Have you ever noticed any strange sawdust around your trees, on the bark, or around the base of your tree? Sometimes you’ll see it accumulate in the crevices of the bark or in spiderwebs on the trees. Oh heavens, it’s raining from the sky, not falling from the clouds but coming from the tree canopy above in the form of frass. This is likely from an insect and it’s a clue there’s an infestation of insects drilling holes into your tree. This subject is definitely ‘boring’ in nature, but it’s important to know what’s eating your trees and if you need to take action. By the time it is noticed, it is sometimes too late as the tree is dying or dead, but it’s not too late for the other trees in your yard that could be susceptible to that same fate.
The first step is identifying what’s in your tree by inspecting the dust on your tree, whether it’s frass or some other similar insect fecal matter. Termites don’t leave frass per se, but they leave something closer to a tiny pellet. Frass from an insect-eating your tree will appear like sawdust, sometimes light or dark in color, usually what’s left behind by a boring insect or an ant. Carpenter ant frass looks like pencil shavings with bits of ant body parts strewn about, or ‘remn-ants’ of the less fortunate. Frass from a boring insect adult or larvae may leave an array of types, commonly in cylinders that look like little worm shapes hanging from the bark of the tree. The Ambrosia beetle will leave behind these tiny celebrations of not-so-funfetti.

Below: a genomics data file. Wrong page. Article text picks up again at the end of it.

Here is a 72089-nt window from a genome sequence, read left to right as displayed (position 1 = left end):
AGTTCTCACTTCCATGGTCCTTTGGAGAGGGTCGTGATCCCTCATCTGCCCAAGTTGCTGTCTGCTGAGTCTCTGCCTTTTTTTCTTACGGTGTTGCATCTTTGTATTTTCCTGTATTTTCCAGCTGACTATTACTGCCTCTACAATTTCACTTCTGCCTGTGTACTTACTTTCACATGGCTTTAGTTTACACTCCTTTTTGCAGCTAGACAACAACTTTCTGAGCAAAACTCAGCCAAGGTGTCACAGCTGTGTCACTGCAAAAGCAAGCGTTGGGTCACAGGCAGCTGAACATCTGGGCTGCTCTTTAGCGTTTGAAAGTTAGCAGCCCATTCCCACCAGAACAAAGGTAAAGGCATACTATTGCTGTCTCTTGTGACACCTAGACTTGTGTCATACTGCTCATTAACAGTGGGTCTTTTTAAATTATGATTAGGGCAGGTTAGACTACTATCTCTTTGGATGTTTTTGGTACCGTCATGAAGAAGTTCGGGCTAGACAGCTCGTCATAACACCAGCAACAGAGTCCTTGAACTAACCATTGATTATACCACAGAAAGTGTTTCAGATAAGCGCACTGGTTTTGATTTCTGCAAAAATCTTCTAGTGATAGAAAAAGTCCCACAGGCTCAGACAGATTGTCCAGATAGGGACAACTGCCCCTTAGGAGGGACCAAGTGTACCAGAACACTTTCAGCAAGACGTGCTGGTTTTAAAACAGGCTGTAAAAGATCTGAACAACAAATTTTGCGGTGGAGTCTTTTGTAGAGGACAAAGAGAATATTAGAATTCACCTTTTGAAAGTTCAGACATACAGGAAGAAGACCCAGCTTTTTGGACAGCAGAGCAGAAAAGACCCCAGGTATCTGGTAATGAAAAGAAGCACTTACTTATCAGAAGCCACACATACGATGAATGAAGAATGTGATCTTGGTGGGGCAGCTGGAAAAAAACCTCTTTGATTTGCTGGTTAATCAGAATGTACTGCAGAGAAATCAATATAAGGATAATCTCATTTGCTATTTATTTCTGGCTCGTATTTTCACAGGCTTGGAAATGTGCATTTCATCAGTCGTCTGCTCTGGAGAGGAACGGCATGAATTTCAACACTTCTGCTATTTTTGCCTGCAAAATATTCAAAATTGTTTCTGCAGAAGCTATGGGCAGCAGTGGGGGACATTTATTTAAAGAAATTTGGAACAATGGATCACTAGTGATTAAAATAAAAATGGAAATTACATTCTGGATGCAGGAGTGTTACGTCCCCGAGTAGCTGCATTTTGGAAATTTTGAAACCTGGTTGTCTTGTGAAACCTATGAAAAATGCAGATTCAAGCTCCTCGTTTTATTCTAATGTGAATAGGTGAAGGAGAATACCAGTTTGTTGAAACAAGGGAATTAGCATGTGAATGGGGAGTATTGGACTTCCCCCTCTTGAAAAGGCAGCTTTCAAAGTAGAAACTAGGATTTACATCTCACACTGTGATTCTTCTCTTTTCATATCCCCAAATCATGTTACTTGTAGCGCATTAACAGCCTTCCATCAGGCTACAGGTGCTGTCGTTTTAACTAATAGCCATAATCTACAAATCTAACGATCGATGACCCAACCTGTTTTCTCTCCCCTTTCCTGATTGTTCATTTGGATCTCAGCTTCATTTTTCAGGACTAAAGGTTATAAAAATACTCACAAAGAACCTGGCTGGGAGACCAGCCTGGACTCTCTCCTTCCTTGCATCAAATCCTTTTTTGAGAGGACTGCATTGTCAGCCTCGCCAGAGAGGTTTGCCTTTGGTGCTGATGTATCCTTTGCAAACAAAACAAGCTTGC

Boring insects such as the bark beetle can form pitch tubes from the gummy excrement that protrude out from the tree, a half inch in diameter that appears as a yellowish resinous hardened ooze. Gross right?! You’ll find these at the lowest 15 feet of the tree trunk, an obvious sign that the tree is in serious duress. The beetle follows ethanol signals given off by trees that are experiencing stress from a vulnerability due to some health issue. The weakened system of the tree affects the trees down to a cellular level that allows the insects easier access to the tree. At an elevated point of infestation, you’ll need professional help and should consult an arborist with a spray license for a specialized insecticide/pesticide treatment.
Avoiding the attacks from a slough of insect onslaught depends on a variety of different methods. Planting a variety of species creates a diverse environment of nonhost trees that may deter certain pests. Proper irrigation techniques such as less-frequent deep soaks to the outer root system is better than practices common for the typical care provided for lawns. Natural predators can help reduce pest populations, so you can try encouraging habitat for woodpeckers and other predaceous beetles. Trees that are infested should be removed, and no pieces or parts should be left behind to infect other trees. Keep an open eye, there might be a frass-hole somewhere in your yard.